The city asserts that it is not physically impossible to comply with both laws, contending that "[p]hysical impossibility occurs only when one law is a mandate and the other a prohibition." Thus, the city argues that because the plaintiff is not required by federal law to construct a 720 kHz AM broadcast station in Lebanon, but merely desires to do so, it can comply with both laws by simply not constructing its proposed antenna.

The city cites no authority for its narrow interpretation of physical impossibility, and we are not persuaded. We note that the principal case cited by both the city and the trial court as authority for the physical impossibility doctrine undermines the city’s position. In Florida Lime & Avocado Growers v. Paul, 373 U.S. 132, 133-34 (1963), the Supreme Court addressed whether a California law that prohibited the sale or transportation in California of immature avocados, as determined by oil content, was preempted by federal regulations that assessed the maturity of Florida-grown avocados by standards other than oil content. The Court stated:

A holding of federal exclusion of state law is inescapable and requires no inquiry into congressional design where compliance with both federal and state regulations is a physical impossibility for one engaged in interstate commerce. That would be the situation here if, for example, the federal orders forbade the picking and marketing of any avocado testing more than 7% oil, while the California test excluded from the State any avocado measuring less than 8% oil content.

Id. at 142-43 (citations omitted). The Court’s example precludes the argument that a Florida grower could comply with both laws simply by not selling its avocados in California.

Like the Court’s example in Florida Avocado Growers, the federal and local regulations at issue here set incompatible restrictions on the same variable: oil content in Florida Avocado Growers and antenna height here. Figure 7 of 47 C.F.R. 73.190 graphically shows the minimum antenna heights required for AM broadcast stations at various frequencies. At no frequency does the minimum height appear to fall below forty-four meters or approximately 144.36 feet. Accordingly, we conclude that for anyone seeking to operate a new FCC-licensed AM station in the city, compliance with both the zoning ordinance and federal law is a physical impossibility.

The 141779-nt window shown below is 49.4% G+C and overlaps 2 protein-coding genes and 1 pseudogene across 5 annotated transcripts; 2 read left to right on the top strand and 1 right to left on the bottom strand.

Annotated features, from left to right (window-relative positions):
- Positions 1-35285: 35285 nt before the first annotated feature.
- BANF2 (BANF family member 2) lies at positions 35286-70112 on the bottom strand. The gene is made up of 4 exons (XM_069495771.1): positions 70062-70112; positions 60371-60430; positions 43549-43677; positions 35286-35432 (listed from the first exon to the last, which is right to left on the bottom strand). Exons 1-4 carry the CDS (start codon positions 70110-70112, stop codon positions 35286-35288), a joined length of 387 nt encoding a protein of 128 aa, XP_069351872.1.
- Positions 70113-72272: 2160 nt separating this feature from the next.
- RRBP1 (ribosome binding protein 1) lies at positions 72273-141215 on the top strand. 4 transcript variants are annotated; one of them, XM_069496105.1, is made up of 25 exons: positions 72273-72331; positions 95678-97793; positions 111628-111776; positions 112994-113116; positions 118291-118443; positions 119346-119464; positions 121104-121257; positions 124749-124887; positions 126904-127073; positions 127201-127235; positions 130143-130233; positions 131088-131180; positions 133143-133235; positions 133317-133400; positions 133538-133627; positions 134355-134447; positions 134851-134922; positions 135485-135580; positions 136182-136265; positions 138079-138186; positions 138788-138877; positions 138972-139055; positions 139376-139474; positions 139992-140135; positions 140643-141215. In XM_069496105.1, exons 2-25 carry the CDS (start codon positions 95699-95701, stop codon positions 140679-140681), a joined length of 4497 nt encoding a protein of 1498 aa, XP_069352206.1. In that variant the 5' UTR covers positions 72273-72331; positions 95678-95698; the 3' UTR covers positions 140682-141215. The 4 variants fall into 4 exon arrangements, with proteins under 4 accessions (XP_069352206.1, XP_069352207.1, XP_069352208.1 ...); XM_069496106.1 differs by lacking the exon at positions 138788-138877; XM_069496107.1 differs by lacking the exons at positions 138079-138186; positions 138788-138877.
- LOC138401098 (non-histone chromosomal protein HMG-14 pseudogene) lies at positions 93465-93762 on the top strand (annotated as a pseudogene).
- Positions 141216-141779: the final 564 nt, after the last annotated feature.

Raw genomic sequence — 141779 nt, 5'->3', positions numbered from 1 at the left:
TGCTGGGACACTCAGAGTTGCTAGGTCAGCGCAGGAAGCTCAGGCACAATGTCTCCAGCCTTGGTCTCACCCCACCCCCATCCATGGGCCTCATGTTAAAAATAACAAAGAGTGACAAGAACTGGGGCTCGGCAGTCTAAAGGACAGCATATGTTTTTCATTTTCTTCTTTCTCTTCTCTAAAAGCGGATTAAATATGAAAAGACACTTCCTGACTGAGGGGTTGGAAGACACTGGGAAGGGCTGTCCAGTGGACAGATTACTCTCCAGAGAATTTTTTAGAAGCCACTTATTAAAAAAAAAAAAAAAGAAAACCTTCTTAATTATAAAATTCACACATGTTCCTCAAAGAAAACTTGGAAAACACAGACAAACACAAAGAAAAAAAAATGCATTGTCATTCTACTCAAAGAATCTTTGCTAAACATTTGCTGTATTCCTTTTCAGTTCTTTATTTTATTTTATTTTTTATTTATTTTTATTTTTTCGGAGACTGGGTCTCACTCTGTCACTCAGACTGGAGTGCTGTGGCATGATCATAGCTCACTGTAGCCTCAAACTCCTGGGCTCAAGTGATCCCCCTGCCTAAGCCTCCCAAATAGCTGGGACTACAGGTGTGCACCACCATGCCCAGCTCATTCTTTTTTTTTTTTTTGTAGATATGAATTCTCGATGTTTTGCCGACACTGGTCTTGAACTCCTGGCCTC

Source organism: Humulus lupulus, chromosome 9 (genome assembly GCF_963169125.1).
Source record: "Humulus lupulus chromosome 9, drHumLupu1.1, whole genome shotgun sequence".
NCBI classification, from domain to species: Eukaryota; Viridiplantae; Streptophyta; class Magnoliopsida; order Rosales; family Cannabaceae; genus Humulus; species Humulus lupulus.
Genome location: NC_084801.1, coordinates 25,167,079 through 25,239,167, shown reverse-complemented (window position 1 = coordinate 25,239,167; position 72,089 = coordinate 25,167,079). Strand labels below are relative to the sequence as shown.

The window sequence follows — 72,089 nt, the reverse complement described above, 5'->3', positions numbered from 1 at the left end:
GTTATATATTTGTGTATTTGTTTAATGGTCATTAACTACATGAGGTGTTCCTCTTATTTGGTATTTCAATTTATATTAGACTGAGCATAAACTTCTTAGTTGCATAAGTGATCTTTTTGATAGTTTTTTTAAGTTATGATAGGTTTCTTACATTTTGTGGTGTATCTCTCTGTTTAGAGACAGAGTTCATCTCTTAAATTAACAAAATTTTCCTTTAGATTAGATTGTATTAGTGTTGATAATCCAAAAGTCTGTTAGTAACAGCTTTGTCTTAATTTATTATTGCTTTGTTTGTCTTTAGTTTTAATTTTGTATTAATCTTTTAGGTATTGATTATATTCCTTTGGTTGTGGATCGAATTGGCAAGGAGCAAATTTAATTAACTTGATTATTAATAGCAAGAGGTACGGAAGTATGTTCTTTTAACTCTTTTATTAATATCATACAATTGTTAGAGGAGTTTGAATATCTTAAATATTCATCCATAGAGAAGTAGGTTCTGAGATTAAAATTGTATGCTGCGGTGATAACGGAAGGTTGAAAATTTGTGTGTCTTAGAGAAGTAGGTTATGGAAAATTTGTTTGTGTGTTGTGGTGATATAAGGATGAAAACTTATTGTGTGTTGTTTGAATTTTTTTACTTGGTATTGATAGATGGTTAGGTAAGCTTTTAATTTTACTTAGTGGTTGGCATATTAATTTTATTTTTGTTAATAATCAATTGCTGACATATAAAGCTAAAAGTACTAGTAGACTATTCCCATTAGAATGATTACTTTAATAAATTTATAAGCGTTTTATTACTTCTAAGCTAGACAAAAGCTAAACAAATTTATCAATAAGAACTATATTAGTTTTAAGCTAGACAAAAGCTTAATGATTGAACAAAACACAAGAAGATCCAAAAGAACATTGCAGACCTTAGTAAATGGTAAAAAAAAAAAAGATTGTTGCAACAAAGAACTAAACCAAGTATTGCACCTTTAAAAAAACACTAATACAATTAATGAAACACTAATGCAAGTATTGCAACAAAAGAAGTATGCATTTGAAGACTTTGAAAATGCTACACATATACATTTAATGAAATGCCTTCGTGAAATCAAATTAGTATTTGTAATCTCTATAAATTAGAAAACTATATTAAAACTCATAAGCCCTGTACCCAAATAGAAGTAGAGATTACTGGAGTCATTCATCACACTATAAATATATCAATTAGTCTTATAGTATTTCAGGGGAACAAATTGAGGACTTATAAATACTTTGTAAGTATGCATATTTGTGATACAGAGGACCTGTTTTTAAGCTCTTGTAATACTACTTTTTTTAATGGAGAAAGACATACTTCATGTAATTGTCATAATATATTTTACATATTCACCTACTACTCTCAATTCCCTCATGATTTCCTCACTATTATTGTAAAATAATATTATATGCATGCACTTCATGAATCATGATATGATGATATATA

We note that we are not dealing with a situation in which the plaintiff might comply with both federal law and the local ordinance by locating the facility in a different zoning district of the city. It has been recognized, even in an area of FCC regulation containing explicit preemption rules, that "[a]lthough courts have found local ordinances preempted when a height limitation is imposed, they recognize that zoning is typically a function reserved for local regulation. Land use policy customarily has been considered a feature of local government and an area in which the tenets of federalism are particularly strong." Evans v. Board of County Com’rs, 994 F.2d 755, 761 (10th Cir. 1993) (quotation omitted) (amateur radio). "Moreover, local authority over siting of broadcast towers, based on considerations not within the exclusive regulatory authority of the FCC, remains unimpaired." Freeman, 204 F.3d at 324. Thus, this opinion does not hold that the plaintiff’s FCC license gives it unrestricted authority to site its antenna tower anywhere in the city notwithstanding valid zoning ordinances that do not frustrate federal objectives. Rather, we merely hold that where it is impossible to comply with federal law and the zoning ordinance at any location in the city, an actual conflict exists and the local law is preempted.

The city argues that it has not completely excluded communication towers, and that the trial court correctly so found. Specifically, the trial court found that "the City permits an existing cluster of towers on Crafts Hill." The city points out that affidavits it submitted to the trial court show that there are eleven communication towers in Lebanon and that it has "allowed new, taller towers on Crafts Hill, based on the doctrine of the expansion of nonconforming uses." However, the city has failed to demonstrate how the existence of other towers in the city would enable the plaintiff to comply with both federal law and local regulation. As the city presented evidence that the plaintiff owns no real property in Lebanon, it may be inferred that the plaintiff does not own property on Crafts Hill. Moreover, there was no evidence presented that the plaintiff could obtain permission from the owner of the Crafts Hill site to place a tower there, even assuming it could get a special exception from the ZBA to exceed the height restriction. Thus, the city failed to raise a genuine issue of material fact as to the possibility of compliance with federal and local law by locating a tower on Crafts Hill.

The city also argues that the weight of applicable authority is against a finding of preemption here. Specifically, the city contends that we should look to cases involving amateur radio antennas decided prior to the FCC’s promulgation of an explicit preemption rule regarding amateur radio. See 47 C.F.R. 97.15(b) (2001). The city asserts that these cases "uniformly held that local zoning of tower or antenna height was not preempted."